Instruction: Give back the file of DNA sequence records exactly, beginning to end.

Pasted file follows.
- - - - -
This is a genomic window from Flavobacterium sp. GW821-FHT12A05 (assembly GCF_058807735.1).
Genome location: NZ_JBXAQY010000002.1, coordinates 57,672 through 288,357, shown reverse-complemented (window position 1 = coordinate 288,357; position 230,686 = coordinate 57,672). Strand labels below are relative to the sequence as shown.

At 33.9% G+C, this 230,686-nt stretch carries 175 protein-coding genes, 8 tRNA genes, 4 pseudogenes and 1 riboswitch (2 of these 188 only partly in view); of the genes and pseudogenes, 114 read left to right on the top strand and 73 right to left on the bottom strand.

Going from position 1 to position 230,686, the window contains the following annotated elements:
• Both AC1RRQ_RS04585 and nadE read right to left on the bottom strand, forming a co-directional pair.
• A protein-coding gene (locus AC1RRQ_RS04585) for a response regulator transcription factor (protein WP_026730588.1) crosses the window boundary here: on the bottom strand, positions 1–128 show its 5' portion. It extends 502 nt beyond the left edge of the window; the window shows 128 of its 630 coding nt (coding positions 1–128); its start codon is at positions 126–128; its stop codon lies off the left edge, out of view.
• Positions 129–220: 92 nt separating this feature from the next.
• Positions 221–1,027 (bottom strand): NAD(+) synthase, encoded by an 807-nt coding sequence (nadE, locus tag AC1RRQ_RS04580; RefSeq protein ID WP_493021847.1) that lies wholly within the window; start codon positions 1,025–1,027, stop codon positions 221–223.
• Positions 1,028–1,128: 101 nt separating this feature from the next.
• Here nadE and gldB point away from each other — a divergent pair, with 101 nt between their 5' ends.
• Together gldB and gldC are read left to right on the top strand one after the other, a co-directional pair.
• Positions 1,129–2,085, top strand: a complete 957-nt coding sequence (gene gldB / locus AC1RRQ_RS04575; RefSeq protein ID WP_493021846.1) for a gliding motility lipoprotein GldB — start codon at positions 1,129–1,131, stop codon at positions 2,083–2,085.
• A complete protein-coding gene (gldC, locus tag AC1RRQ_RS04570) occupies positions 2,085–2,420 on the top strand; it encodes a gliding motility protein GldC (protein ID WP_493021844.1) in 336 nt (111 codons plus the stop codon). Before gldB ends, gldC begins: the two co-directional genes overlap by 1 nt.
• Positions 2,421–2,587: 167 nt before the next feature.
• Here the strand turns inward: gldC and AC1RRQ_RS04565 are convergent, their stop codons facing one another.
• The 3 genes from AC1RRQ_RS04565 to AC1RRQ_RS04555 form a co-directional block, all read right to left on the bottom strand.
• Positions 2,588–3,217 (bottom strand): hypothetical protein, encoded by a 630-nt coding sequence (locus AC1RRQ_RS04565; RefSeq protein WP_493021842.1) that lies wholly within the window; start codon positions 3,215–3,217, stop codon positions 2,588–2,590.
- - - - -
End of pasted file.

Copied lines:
This is a genomic window from Flavobacterium sp. GW821-FHT12A05 (assembly GCF_058807735.1).
Genome location: NZ_JBXAQY010000002.1, coordinates 57,672 through 288,357, shown reverse-complemented (window position 1 = coordinate 288,357; position 230,686 = coordinate 57,672). Strand labels below are relative to the sequence as shown.

At 33.9% G+C, this 230,686-nt stretch carries 175 protein-coding genes, 8 tRNA genes, 4 pseudogenes and 1 riboswitch (2 of these 188 only partly in view); of the genes and pseudogenes, 114 read left to right on the top strand and 73 right to left on the bottom strand.

Going from position 1 to position 230,686, the window contains the following annotated elements:
• Both AC1RRQ_RS04585 and nadE read right to left on the bottom strand, forming a co-directional pair.
• A protein-coding gene (locus AC1RRQ_RS04585) for a response regulator transcription factor (protein WP_026730588.1) crosses the window boundary here: on the bottom strand, positions 1–128 show its 5' portion. It extends 502 nt beyond the left edge of the window; the window shows 128 of its 630 coding nt (coding positions 1–128); its start codon is at positions 126–128; its stop codon lies off the left edge, out of view.
• Positions 129–220: 92 nt separating this feature from the next.
• Positions 221–1,027 (bottom strand): NAD(+) synthase, encoded by an 807-nt coding sequence (nadE, locus tag AC1RRQ_RS04580; RefSeq protein ID WP_493021847.1) that lies wholly within the window; start codon positions 1,025–1,027, stop codon positions 221–223.
• Positions 1,028–1,128: 101 nt separating this feature from the next.
• Here nadE and gldB point away from each other — a divergent pair, with 101 nt between their 5' ends.
• Together gldB and gldC are read left to right on the top strand one after the other, a co-directional pair.
• Positions 1,129–2,085, top strand: a complete 957-nt coding sequence (gene gldB / locus AC1RRQ_RS04575; RefSeq protein ID WP_493021846.1) for a gliding motility lipoprotein GldB — start codon at positions 1,129–1,131, stop codon at positions 2,083–2,085.
• A complete protein-coding gene (gldC, locus tag AC1RRQ_RS04570) occupies positions 2,085–2,420 on the top strand; it encodes a gliding motility protein GldC (protein ID WP_493021844.1) in 336 nt (111 codons plus the stop codon). Before gldB ends, gldC begins: the two co-directional genes overlap by 1 nt.
• Positions 2,421–2,587: 167 nt before the next feature.
• Here the strand turns inward: gldC and AC1RRQ_RS04565 are convergent, their stop codons facing one another.
• The 3 genes from AC1RRQ_RS04565 to AC1RRQ_RS04555 form a co-directional block, all read right to left on the bottom strand.
• Positions 2,588–3,217 (bottom strand): hypothetical protein, encoded by a 630-nt coding sequence (locus AC1RRQ_RS04565; RefSeq protein WP_493021842.1) that lies wholly within the window; start codon positions 3,215–3,217, stop codon positions 2,588–2,590.